The New Ngariama Cooperative Society is mainly made up of small farms, each with around 100 trees. In the Gichugu division of the Kirinyaga district where the surrounding farms to Kamwangi are located, the harvest started in early November. The farmers are organized in Cooperative Societies that act as umbrella organizations for Kamwangi and their other cooperative, where the smallholders deliver their coffee cherries for processing freshly every day after picking in a period of about two months, normally delivering about 25-50 kilo by foot or bike for a few kilometres. When arriving at the factory, each producer will sort their cherries manually to separate defect and lower grade since they are paid more in relation to quality.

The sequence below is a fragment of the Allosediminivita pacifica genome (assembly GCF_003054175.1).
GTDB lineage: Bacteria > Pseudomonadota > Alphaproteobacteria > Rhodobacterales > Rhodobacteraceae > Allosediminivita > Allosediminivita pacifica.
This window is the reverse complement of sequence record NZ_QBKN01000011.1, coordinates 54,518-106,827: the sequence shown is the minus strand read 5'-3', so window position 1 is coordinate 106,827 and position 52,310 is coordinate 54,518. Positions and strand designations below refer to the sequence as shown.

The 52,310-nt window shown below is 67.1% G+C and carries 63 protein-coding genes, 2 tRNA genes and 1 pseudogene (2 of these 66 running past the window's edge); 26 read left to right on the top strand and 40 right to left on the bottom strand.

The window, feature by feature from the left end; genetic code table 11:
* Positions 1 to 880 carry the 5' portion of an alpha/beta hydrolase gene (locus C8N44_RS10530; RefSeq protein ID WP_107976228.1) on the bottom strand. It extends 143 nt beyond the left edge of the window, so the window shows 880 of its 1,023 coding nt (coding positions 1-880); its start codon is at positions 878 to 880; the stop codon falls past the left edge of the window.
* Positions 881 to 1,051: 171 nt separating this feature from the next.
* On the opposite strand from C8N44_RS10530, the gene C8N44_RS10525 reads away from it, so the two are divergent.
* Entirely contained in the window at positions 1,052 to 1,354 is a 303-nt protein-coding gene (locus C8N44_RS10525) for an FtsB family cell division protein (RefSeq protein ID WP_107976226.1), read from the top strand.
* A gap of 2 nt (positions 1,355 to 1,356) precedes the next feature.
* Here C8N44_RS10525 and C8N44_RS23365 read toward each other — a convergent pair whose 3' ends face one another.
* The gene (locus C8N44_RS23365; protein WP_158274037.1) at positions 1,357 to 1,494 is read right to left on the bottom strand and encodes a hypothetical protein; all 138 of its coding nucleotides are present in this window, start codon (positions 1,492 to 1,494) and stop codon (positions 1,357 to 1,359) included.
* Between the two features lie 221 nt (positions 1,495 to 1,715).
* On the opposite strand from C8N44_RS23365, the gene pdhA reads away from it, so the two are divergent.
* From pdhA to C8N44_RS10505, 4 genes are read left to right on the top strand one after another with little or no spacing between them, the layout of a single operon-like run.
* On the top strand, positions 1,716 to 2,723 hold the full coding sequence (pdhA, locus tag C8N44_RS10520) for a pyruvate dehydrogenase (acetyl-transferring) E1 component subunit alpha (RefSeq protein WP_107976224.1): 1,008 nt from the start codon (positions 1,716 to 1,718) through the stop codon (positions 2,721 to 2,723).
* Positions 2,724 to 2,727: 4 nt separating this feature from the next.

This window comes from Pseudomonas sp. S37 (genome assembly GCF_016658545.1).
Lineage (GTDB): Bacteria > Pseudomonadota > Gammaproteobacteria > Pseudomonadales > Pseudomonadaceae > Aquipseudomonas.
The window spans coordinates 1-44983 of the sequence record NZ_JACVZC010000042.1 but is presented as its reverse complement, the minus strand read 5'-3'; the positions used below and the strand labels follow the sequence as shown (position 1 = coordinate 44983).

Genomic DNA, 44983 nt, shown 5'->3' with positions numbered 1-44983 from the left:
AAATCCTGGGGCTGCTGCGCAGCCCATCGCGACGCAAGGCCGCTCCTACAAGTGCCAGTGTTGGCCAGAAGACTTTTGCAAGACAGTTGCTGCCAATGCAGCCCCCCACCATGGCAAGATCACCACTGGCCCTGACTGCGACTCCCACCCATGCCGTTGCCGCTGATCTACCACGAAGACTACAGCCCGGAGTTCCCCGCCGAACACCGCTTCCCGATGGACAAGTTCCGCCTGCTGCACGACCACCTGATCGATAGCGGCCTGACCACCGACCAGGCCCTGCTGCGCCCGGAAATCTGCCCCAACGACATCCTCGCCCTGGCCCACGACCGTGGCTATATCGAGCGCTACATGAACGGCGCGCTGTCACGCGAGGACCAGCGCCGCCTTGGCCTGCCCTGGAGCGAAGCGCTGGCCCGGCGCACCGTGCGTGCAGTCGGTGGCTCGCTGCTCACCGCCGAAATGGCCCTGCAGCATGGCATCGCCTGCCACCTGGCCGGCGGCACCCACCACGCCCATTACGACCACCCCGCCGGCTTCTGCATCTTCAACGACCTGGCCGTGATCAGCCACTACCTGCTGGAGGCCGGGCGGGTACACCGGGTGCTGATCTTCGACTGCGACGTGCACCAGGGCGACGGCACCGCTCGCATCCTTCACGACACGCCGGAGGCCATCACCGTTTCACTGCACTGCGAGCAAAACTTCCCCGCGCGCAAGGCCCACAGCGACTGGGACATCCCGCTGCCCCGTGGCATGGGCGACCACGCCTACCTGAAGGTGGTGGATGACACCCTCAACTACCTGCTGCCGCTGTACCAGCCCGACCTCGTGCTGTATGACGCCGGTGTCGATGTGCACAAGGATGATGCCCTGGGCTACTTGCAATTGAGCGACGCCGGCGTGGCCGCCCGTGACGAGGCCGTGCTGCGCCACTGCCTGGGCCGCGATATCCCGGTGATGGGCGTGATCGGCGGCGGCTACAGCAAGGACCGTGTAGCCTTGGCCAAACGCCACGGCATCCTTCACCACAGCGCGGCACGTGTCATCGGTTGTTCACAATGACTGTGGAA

The great processing of coffee in Kenya
Part of what makes the Kenyan taste profile so unique is achieved through the highly controlled way in which it is processed and sorted. Rigorous sorting is done at each stage of the processing and the dry milling, creating an extremely consistent final product. Once the cherries are delivered to the factory and have been sorted for over and under-ripe cherries, they are generally de-pulped directly by a large 4-disced pulper, which removes the cherry from the coffee bean. The coffee is from here on known as parchment.